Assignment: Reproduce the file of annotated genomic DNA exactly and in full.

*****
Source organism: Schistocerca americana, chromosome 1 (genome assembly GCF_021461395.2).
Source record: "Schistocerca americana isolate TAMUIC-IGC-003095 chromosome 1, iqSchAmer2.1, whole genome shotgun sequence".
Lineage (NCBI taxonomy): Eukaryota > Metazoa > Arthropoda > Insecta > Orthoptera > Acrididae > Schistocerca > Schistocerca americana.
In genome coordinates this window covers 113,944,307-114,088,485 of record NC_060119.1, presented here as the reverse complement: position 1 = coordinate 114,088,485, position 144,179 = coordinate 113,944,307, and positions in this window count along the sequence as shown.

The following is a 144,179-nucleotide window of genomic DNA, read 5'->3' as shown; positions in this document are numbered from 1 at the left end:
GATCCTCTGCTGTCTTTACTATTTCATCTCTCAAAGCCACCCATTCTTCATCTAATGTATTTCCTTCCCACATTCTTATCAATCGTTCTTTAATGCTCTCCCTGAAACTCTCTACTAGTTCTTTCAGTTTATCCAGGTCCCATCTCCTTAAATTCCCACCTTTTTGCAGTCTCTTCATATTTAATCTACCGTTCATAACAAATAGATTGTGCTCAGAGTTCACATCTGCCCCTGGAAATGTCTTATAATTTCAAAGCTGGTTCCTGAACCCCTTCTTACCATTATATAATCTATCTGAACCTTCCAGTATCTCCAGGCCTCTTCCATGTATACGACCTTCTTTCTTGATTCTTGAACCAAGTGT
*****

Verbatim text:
Source organism: Schistocerca americana, chromosome 1 (genome assembly GCF_021461395.2).
Source record: "Schistocerca americana isolate TAMUIC-IGC-003095 chromosome 1, iqSchAmer2.1, whole genome shotgun sequence".
Lineage (NCBI taxonomy): Eukaryota > Metazoa > Arthropoda > Insecta > Orthoptera > Acrididae > Schistocerca > Schistocerca americana.
In genome coordinates this window covers 113,944,307-114,088,485 of record NC_060119.1, presented here as the reverse complement: position 1 = coordinate 114,088,485, position 144,179 = coordinate 113,944,307, and positions in this window count along the sequence as shown.

The following is a 144,179-nucleotide window of genomic DNA, read 5'->3' as shown; positions in this document are numbered from 1 at the left end:
GATCCTCTGCTGTCTTTACTATTTCATCTCTCAAAGCCACCCATTCTTCATCTAATGTATTTCCTTCCCACATTCTTATCAATCGTTCTTTAATGCTCTCCCTGAAACTCTCTACTAGTTCTTTCAGTTTATCCAGGTCCCATCTCCTTAAATTCCCACCTTTTTGCAGTCTCTTCATATTTAATCTACCGTTCATAACAAATAGATTGTGCTCAGAGTTCACATCTGCCCCTGGAAATGTCTTATAATTTCAAAGCTGGTTCCTGAACCCCTTCTTACCATTATATAATCTATCTGAACCTTCCAGTATCTCCAGGCCTCTTCCATGTATACGACCTTCTTTCTTGATTCTTGAACCAAGTGT